After taking out a handful of treks, Betsy got the idea to join her husband in the backcountry as part of his program staff. At the next Camp Directors meeting at HQ, she told her husband “I’m joining you!” Of course, it took the collective consent from HQ Program Director Joe Clay, Sector Director/Central Country Dave Caffey, and lastly, HQ Director of Camping Joe Davis. It seems her husband John had little say in the matter.

Thus Betsy Bryant Roof became the FIRST female to be employed as backcountry staff at Philmont, making all her Ranger associates proud of her grit and determination to find a way to be with her husband.

Betsy and John, both artists, moved back to Texas to the outskirts of San Marcos where they operate an art gallery/furniture refinishing business. Perhaps an old black powder rifle can be seen hanging next to John’s photographs. Only one photograph survives to capture that magic time in Philmont’s backcountry in 1973.

The Unflappable Ms. Sue Van Gorp



~Written by fellow Ranger Kathy Leach~

In addition to undaunted and undeterred and unsinkable, words that describe great Women Rangers over the years, we can add another un*** word to our Ranger lexicon – UNFLAPPABLE. The year 1973 was a formative year for Women Rangers as everyone tried to figure out how to react to each other. Besides a great sea-going adventure, Susan’s story is a cautionary tale about judging too harshly and too soon, and trouble caused by loose lips.

Susan “Sue” Van Gorp is the epitome of the word UNFLAPPABLE, starting with the fact that this gorgeous slender blonde beauty survived the rough halls of Cimarron High School in northern New Mexico, while her dad Darwyn Van Gorp was the Director of the Philmont Training Center in 1968. The best part, she remembers, was seeing the ubiquitous Philmont mule deer grazing outside her bedroom window every morning.

Susan and her brothers worked summers for the various PTC programs. While her dad moved on to a position as Scout Executive in Columbia, Missouri, she was again hired for the PTC summer staff in 1971, along with her brothers Dirk and Peter.

Our future Philmont Ranger picked the unlikely subject of Textile and Fashion Design for her college major. In 1972, her senior year in college, she felt the first heady lure of adventure. That siren song sent her to the tiny country of Ghana near equatorial Africa to collect data for an undergraduate research thesis through the Honors Program. She encountered primitive conditions that did not even rise to the high standard of Philmont’s Red Roof inns.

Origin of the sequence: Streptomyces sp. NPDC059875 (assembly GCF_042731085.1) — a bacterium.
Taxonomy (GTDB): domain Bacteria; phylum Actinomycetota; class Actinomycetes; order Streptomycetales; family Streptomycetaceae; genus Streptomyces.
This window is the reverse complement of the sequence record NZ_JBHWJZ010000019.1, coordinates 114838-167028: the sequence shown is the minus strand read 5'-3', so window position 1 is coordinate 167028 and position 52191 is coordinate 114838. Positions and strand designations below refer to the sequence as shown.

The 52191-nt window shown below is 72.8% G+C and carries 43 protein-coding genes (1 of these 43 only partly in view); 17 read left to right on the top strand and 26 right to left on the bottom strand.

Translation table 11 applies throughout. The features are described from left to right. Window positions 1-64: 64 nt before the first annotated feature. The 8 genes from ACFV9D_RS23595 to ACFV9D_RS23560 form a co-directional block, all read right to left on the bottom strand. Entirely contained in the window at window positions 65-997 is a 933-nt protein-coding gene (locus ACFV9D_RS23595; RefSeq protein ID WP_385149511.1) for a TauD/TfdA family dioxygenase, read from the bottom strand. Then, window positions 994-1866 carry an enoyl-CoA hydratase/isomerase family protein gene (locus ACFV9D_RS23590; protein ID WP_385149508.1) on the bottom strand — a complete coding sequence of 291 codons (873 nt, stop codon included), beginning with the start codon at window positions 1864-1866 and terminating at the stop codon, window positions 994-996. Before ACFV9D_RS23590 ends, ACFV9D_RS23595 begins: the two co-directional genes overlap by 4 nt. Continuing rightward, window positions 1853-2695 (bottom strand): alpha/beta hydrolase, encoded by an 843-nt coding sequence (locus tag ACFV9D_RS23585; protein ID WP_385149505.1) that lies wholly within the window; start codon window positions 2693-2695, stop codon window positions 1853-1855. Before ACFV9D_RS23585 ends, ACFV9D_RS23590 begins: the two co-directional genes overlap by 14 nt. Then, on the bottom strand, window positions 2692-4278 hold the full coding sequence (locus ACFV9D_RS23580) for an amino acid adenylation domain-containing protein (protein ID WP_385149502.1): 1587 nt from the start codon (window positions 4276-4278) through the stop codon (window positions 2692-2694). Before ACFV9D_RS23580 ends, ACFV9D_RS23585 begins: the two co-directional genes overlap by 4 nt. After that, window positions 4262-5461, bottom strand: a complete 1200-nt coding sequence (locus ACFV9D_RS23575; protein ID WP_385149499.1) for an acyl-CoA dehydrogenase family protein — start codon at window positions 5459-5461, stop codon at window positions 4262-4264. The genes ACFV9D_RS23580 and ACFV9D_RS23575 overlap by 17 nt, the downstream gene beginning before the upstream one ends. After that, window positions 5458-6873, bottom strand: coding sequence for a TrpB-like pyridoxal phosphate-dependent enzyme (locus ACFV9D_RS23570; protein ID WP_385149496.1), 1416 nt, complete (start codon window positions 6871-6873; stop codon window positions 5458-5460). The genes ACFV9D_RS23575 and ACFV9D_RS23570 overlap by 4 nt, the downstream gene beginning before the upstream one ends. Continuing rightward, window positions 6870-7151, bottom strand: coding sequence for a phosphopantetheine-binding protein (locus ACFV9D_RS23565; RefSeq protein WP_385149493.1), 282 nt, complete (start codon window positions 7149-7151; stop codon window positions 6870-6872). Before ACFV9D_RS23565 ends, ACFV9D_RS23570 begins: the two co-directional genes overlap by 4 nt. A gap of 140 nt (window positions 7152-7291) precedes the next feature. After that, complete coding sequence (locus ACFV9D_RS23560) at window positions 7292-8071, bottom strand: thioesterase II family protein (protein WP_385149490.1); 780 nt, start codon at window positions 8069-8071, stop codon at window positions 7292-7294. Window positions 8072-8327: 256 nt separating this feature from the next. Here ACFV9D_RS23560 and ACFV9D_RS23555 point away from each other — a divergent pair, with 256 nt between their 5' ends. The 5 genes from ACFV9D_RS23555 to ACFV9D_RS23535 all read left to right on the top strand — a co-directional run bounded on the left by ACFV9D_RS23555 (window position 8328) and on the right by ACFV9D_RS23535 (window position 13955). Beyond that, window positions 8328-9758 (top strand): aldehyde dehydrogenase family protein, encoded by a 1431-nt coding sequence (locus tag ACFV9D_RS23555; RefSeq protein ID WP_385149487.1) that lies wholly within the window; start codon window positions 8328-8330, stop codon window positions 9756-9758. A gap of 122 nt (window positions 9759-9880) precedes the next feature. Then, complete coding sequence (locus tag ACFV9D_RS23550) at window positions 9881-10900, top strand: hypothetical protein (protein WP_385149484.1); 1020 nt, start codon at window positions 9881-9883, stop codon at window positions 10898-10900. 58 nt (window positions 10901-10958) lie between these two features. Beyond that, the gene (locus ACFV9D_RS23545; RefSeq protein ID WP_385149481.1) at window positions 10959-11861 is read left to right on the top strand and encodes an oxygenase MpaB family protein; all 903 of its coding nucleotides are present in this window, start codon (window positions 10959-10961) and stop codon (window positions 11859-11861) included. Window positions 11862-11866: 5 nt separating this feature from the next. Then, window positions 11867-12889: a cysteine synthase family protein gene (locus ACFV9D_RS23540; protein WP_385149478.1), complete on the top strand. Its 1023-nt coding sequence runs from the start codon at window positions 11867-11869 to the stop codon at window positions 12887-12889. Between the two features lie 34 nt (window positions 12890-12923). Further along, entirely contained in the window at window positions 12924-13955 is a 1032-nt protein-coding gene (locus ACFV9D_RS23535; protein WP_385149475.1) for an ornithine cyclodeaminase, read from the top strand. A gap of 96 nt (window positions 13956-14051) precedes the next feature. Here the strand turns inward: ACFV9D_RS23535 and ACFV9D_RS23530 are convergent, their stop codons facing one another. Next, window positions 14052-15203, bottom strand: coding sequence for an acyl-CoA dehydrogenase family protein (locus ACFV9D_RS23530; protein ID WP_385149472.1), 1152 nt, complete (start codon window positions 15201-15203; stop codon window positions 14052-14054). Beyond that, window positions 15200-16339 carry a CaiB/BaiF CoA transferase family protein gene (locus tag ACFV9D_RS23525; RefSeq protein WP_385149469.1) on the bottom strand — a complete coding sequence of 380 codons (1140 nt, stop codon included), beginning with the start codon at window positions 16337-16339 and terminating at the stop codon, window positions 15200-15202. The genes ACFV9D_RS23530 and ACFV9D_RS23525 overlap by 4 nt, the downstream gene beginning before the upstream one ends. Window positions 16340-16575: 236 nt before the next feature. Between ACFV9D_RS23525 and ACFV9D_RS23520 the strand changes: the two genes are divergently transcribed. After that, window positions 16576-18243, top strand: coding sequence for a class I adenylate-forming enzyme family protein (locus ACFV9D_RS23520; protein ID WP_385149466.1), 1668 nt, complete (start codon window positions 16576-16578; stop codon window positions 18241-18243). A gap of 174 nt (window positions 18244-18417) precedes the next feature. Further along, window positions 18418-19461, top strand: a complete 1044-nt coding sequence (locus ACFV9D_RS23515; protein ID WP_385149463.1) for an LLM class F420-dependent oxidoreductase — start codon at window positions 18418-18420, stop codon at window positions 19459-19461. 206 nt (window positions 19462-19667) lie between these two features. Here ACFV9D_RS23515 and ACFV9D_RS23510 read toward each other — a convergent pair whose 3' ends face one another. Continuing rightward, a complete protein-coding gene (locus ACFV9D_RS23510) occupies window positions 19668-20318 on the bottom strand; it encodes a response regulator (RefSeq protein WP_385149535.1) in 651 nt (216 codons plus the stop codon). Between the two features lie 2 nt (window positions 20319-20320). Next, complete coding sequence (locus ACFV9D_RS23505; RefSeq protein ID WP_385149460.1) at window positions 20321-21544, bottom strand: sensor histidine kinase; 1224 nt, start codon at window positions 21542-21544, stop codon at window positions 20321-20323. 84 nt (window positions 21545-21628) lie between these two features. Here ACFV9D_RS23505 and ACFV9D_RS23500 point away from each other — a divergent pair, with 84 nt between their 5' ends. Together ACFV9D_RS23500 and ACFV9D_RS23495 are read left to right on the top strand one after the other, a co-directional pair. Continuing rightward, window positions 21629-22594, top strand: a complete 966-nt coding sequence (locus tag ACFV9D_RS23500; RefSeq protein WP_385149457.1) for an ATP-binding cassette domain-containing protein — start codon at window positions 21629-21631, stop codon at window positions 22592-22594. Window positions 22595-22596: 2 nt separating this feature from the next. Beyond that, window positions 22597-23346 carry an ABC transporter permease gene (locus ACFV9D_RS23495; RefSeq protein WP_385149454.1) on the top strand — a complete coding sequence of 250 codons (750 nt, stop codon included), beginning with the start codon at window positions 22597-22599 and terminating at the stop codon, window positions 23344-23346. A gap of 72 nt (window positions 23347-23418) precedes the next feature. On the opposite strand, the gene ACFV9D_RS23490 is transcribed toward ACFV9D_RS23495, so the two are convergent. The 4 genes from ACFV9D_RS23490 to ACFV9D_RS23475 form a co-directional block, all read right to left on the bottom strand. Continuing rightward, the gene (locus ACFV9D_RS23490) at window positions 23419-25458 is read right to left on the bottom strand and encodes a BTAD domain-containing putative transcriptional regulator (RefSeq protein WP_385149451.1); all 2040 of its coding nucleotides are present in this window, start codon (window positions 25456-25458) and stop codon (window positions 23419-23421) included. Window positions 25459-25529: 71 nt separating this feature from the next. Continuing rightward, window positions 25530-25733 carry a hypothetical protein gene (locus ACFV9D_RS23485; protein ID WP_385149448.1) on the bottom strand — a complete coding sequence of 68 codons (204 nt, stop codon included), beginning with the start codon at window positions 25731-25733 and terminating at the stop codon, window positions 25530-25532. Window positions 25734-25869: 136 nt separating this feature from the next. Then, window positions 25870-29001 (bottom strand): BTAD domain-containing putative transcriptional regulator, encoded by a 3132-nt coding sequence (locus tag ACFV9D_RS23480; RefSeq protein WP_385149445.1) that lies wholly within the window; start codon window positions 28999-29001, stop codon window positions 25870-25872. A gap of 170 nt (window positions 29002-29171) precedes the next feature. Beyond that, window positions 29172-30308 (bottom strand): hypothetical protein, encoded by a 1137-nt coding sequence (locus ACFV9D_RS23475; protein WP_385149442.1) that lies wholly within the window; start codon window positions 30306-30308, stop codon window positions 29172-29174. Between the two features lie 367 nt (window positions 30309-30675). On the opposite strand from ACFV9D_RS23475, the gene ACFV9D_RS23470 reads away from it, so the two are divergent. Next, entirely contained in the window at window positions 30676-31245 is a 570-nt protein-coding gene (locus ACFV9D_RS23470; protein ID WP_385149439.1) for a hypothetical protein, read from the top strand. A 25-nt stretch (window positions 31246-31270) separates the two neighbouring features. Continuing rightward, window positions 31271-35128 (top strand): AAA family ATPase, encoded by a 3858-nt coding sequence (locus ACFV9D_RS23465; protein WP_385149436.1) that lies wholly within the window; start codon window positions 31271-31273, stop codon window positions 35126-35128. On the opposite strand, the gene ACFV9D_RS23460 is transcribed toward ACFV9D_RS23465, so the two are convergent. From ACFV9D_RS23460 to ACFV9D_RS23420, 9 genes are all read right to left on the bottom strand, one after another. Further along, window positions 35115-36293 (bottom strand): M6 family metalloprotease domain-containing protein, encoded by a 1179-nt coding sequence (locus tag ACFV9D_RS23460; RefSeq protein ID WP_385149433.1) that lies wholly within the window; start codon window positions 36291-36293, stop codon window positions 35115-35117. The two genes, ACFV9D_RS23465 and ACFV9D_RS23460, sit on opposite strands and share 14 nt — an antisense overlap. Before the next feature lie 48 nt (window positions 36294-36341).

In 1973 Sue was the right age to work as a Philmont Woman Ranger and was immediately hired into that expanding program. She recalls encounters with bears, crew pranks and rattlesnakes. It was all part of a Ranger’s day – sometimes difficult, sometimes greatly rewarding.

One night while she attended the advisor’s coffee, her crew decided to move her tent and re-pitched it in an unknown location. Sue came back in pitch dark to find her tent was gone! But a few minutes of searching found the tent in some dense brush, and Sue was soon fast asleep. No hysterics!

Another trek found Sue and crew traversing a sunny ridge when Sue came upon a fat but sassy rattlesnake. She abruptly stopped and felt all the scouts behind her immediately run into her backpack. When the scouts saw the cause of Sue’s sudden halt in the trail, they were shocked. One scout exclaimed, “But she didn’t even scream!” To Sue, it was not even worth observation, just part of sharing space with the wilderness.

The year 1973 was the first summer that Philmont had ten women in the Ranger Department and in the back country. Five lone green canvas staff tents occupied “no man’s land” in the field by the Health Lodge. It was like living in a fish bowl; every move or conversation by a female Ranger was observed with immense interest. With her long blonde hair, Sue was eminently noticeable. Those random observations were not always benign.

We have all met the type of person who is willing to instantly believe the worst, and then wants to gossip about it. It was Sue’s fate to cross paths with such a person, while leaving her crew at Cito one hot summer day. Sue’s thoughts were on the camp shower-house, where she patiently waited for the “All Clear” sign from the staff. How often have we Women Rangers done that very same thing?